Evangelizing Mainframe
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Mainframes: A Great Future Ahead

It’s felt like a losing battle at times. Since the early 1990s, so many people—particularly people who know nothing about mainframes—have written them off as your dad’s technology. They were called dinosaurs, although dinosaurs ruled the Earth for 145 million years (humans have been around for around only 200 thousand years in comparison). Former editor-in-chief of InfoWorld, Stewart Alsop, famously said in 1991: “I predict that the last mainframe will be unplugged on March 15, 1996.” And it’s true that many sites have stopped using mainframes. And yet, they are still going, and more people are beginning to recognize their true worth.
 
The good news comes from recent research from Forrester Consulting, which was sponsored by Wipro and Ensono. Wipro provides information technology, consulting and business process services. Ensono provides managed services for mainframe, cloud and hybrid IT. The study involving 153 IT decision makers at director level or above across the USA and Europe.
 
Their research found that 50% of businesses in Europe and the USA are looking to expand their mainframe capabilities, with only 5% thinking of reducing it. And what’s driving this increase? According to the survey, it’s artificial intelligence and blockchain. The survey also found that enterprises are now taking a hybrid approach to their infrastructure, migrating some applications to the cloud while maintaining certain business-critical applications on-premises and on mainframes.
 
The survey found that 48% of mainframes were being used for Enterprise Resource Planning (ERP)—i.e. the integrated management of main business processes, often in real time and mediated by software and technology—45% were used for accounting; 44%t were used for HR management; and 43% were used for Enterprise Content Management (ECM)—i.e. a set of defined processes, strategies and tools that allow a business to effectively obtain, organize, store, and deliver critical information to its employees, business stakeholders, and customers. The survey also found that a quarter of the sites are using their mainframes for mobile sites and applications. And 27% of those sites surveyed are using their mainframes for new blockchain initiatives and containerized applications.
 
For the 77% of organizations now prioritizing mainframe modernization, the Forrester study states that this cannot be done in a vacuum as 82% of respondents report that implementing DevOps is a critical or high priority. The survey also found that 38% are planning to adopt DevOps for their mainframe strategy. 28% are refactoring a portion of their apps to take advantage of non-mainframe technology and cloud. 26% are migrating off their mainframe. And 24% are slowly expanding their mainframe usage but not changing how they develop code.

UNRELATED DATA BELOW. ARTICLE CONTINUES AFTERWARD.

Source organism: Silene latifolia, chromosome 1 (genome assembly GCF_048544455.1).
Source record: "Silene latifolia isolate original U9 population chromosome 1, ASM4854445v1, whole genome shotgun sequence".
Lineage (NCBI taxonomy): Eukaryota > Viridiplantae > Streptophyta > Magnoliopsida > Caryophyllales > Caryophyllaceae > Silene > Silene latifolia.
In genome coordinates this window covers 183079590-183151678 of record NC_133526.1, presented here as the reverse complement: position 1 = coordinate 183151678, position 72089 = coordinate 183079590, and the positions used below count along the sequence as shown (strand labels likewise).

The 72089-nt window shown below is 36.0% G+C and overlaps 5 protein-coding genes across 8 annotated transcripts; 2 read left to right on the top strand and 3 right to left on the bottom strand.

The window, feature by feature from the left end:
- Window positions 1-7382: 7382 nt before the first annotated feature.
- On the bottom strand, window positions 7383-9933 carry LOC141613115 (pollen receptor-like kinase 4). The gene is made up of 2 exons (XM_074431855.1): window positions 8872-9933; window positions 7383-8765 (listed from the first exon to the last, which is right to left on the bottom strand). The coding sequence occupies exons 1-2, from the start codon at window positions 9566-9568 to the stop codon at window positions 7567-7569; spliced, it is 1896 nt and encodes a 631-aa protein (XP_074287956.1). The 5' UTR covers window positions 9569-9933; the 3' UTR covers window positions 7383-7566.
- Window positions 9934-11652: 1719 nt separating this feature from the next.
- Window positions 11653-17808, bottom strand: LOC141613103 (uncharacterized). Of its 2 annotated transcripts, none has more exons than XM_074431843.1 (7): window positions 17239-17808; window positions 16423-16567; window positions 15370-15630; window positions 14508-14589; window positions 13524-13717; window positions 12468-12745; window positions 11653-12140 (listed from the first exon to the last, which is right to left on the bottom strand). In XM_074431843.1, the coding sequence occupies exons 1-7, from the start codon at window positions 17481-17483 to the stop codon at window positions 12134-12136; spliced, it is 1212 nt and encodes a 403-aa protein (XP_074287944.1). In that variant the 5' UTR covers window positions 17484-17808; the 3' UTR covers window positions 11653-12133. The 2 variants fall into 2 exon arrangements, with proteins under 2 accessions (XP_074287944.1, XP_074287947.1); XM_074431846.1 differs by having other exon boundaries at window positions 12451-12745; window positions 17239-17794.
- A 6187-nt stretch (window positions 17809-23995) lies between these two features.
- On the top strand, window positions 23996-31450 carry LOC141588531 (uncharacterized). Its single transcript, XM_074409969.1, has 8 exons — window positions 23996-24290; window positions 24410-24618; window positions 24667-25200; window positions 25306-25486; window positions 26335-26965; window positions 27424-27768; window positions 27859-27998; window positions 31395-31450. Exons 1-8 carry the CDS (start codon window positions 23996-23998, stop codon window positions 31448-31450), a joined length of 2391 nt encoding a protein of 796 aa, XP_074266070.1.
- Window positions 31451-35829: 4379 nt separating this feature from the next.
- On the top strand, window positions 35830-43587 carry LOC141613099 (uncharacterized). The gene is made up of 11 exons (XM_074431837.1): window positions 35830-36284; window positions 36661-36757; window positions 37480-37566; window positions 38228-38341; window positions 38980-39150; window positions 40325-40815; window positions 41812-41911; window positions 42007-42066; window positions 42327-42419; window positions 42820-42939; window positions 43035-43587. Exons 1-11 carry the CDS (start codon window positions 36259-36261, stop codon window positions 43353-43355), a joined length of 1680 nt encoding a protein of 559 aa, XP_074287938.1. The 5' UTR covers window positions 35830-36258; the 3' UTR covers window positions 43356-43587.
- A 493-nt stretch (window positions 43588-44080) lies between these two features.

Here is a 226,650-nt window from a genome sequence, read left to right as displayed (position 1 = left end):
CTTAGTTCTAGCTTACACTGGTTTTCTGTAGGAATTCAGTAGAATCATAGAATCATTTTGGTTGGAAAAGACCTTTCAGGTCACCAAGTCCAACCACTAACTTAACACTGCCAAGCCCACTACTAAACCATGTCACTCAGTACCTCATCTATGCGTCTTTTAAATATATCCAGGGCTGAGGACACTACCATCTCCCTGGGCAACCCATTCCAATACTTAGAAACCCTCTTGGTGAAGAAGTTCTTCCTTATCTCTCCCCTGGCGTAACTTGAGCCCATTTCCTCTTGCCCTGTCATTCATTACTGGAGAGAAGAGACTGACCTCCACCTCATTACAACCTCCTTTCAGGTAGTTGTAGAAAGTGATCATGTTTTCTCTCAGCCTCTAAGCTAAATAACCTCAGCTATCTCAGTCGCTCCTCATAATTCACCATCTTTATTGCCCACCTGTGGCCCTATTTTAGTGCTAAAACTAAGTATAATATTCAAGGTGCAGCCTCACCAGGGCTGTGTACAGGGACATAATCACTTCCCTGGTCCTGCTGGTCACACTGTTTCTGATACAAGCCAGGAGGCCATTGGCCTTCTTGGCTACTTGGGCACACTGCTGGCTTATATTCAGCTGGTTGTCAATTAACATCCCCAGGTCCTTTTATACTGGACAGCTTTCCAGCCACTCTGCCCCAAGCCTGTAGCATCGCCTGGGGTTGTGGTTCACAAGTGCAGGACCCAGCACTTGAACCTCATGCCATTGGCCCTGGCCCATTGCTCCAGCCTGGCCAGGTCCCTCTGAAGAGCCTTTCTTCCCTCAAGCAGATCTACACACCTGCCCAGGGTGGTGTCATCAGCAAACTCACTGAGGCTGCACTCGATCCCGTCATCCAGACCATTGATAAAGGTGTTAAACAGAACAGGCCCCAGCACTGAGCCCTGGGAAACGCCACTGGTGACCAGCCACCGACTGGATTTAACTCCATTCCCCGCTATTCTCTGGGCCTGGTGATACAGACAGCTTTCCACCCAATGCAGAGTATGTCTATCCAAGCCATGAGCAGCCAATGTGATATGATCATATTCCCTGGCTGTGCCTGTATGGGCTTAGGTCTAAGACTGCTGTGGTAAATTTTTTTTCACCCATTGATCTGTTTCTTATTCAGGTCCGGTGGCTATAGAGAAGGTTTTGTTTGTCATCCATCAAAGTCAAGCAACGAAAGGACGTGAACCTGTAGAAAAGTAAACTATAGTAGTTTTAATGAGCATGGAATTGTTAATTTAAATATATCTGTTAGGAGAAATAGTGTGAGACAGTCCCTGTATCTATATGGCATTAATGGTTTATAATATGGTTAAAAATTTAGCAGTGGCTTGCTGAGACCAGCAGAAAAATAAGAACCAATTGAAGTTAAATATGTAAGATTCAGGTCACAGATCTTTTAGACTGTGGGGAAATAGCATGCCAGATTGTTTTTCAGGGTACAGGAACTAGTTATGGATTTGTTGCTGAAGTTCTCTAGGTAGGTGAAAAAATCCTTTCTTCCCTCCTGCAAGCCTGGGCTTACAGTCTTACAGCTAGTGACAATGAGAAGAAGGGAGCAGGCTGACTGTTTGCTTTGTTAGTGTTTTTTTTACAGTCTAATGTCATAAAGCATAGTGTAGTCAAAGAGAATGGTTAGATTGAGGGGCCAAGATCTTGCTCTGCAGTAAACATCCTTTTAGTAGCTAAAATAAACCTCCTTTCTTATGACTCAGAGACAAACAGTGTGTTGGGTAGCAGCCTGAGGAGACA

Forrester says: “Mainframes have long hosted mission-critical business as applications like finance and accounting applications and ERP applications. This remains a constant today with more than 40% of companies with mainframes still running these workloads from the mainframe. However, more than a quarter of firms see the mainframe as a place to run emerging workloads like blockchain and containerized applications. These benefit from integrated security and massive parallelization.”
 
In an upbeat tone, Oliver Presland, vice president of global product management at Ensono suggested that those people with mainframe knowledge could find themselves becoming increasingly popular, adding: “As our research shows, mainframe has an expanding role and responsibility in businesses across the world. As long as this remains the case, the channel will be desperately needed to fill the gap—especially while appropriate skills remain scarce.”
 
Kiran Desai, senior vice president and global head, cloud and infrastructure services, at Wipro, said that there was a move by customers to modernize their mainframes and there were many already running emerging workloads on the technology. “This research provides two very apt strategies for enterprises that allow them to take full advantage of mainframes—the first being to refactor applications to take advantage of cloud; and the second, to modernize mainframes by adopting DevOps,” he says. “We believe modern mainframes will have a significant role to play in the hybrid future of infrastructure.” 
 
The mainframe market is expected to grow by a further 4.3% by 2025, bringing it to a worth of nearly $3 billion per annum. Currently, a single top-end mainframe can process up to 790 billion transactions daily. To put it another way, a mainframe can power 30 billion transactions a day. So, it’s no surprise that the mainframe remains the backbone of 92 of the world’s 100 biggest banks.

According Syncsort’s “9 Mainframe Statistics That May Surprise You,” mainframes handle 68% of the world’s production application workloads, yet they account for only 6% of IT costs. 71% of Fortune 500 companies use mainframes. Mainframes handle 87% of all credit card transactions. And mainframes handle 30 billion business transactions each day. 
 
Putting those together shows just how positive the future for mainframes will be.
 

Posted: 11/13/2019 9:16:59 AM by Trevor Eddolls

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